A Case for Modern Day Renaissance Men

The world is rapidly evolving. New technologies become obsolete within a matter of years and the long-standing career options are gradually being replaced by positions that did not exist ten years prior.

“Don’t worry about what your job is going to be—the interesting jobs are the ones you make up.”

–Chris Young, Tools of Titans by Tim Ferriss

I remember starting college and the feeling of anticipation, the knowing that I could be anyone and do anything. Yet, all the hopeful young minds are put through the meat grinder, reshaped into the proper cog for their chosen machine. Maybe one person is flavored by a bit more science whereas another is composed primarily of fine arts, but we were all broken down and haphazardly pieced back together.

I switched majors and minors a few times throughout college, exposing myself to the deepest recesses of various intriguing topics, from neurobiology, organic Chemistry, and psychology to anthropology, English, and art. And it was here I came to despise the unnecessary complexity of philosophy.

I recall one particular day where the topics of three unrelated classes converged. Similar ideas were brought up in Anthropology, Organic Chemistry, and Abnormal Psychology and the idea first crossed my mind: everything is connected. I don’t recall exactly what the overlap was, but I vividly remember sitting on the grassy mall in the center of campus furiously journaling for two hours straight. As ideas poured out, I slowly began to realize the key to innovation: stacking old ideas in new and seemingly nonsensical ways. If everything is, in fact, interconnected than thousands of topics are simply waiting to be joined together.

Around that same time, I discovered Emilie Wapnik’s concept of multipotentialite, a person who has many interests and creative pursuits. It made perfect sense. A few months ago, I received an newsletter to my inbox with a fascinating thought on compensation.

“You get paid linearly for analyzing and solving problems. You get paid non-linearly for spotting and seizing opportunities.”

–Shane Parrish, Farnum Street Newsletter

Eight years ago, I noticed something that I couldn’t quite out my finger on. I think now that it’s the arbitrary categorization of career paths. You can be a MD or designer, but you can’t be doctor that explains complex medical diagnoses to patients pictorially. You can major in theater or engineering, but perhaps no one thought to design the stage practically, based on the unique concerns and desires of the actors.

I believe the age of arbitrary career categorization is coming to an end.

I recently read an article about how people who have “too many interests” are statistically more likely to be successful. Across the span of time there has been a persistent warning against being a generalist, yet many of the most impactful characters in both past and modern history have held a variety of interests.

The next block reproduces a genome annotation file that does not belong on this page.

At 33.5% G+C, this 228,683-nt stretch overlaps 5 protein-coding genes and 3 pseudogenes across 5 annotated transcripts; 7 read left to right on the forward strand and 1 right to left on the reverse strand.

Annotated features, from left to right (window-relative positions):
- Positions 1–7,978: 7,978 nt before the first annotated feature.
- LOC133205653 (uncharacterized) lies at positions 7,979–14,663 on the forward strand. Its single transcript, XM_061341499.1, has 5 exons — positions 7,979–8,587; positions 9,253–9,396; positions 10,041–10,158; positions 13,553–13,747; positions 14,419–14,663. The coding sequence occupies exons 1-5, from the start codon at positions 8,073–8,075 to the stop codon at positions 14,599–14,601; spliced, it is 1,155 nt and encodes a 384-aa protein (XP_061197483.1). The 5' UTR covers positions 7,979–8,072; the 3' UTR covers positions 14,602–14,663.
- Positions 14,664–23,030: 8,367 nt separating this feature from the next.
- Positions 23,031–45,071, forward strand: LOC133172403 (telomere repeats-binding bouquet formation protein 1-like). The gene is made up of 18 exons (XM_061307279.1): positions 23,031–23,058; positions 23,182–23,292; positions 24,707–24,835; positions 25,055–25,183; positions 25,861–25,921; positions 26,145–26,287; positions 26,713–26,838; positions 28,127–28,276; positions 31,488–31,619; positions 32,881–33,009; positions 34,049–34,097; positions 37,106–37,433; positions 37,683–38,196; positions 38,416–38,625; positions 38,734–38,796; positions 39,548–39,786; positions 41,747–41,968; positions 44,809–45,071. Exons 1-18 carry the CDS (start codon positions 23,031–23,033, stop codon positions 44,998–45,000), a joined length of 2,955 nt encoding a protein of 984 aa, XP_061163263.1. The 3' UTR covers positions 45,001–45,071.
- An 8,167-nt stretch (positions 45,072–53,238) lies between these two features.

These polymaths have become competent in at least three diverse domains and have integrates them into a top 1-percent skill set. While specialists focus on knowledge from their own field, polymaths bring together the best of what humanity has discovered across fields to excel in their unique niche.

“Study the science of art. Study the art of science. Develop your sense—especially learn how to see. Realize that everything connects to everything else.”

–Leonardo Da Vinci

It’s easier than ever to become competent in a multitude of diverse fields. With the advent and advancement of the internet, it is easier that ever to connect with like-minds and free learning materials. The resources are endless and our only true limitation to skill acquisition in the modern world is attention.

Some the fastest-emerging jobs did not exist just fifteen years ago, and it’s nearly impossible for us to predict which careers will be most relevant fifteen years from today. Thus, it is increasingly important to ask ourselves what investments we can make today that may pay off in the future? What books could we read, and which skills might we learn? Which experts should we connect with, and how might we connect our seemingly unrelated interests in a new way?

In this environment of accelerating change, the younger generations will almost surely have a dozen separate skills, each requiring new skills. Therefore, I believe it’s important that each of us identify, embrace, and bolster our unique skills in order to develop a personalized skill set and differentiate ourselves from the competition.

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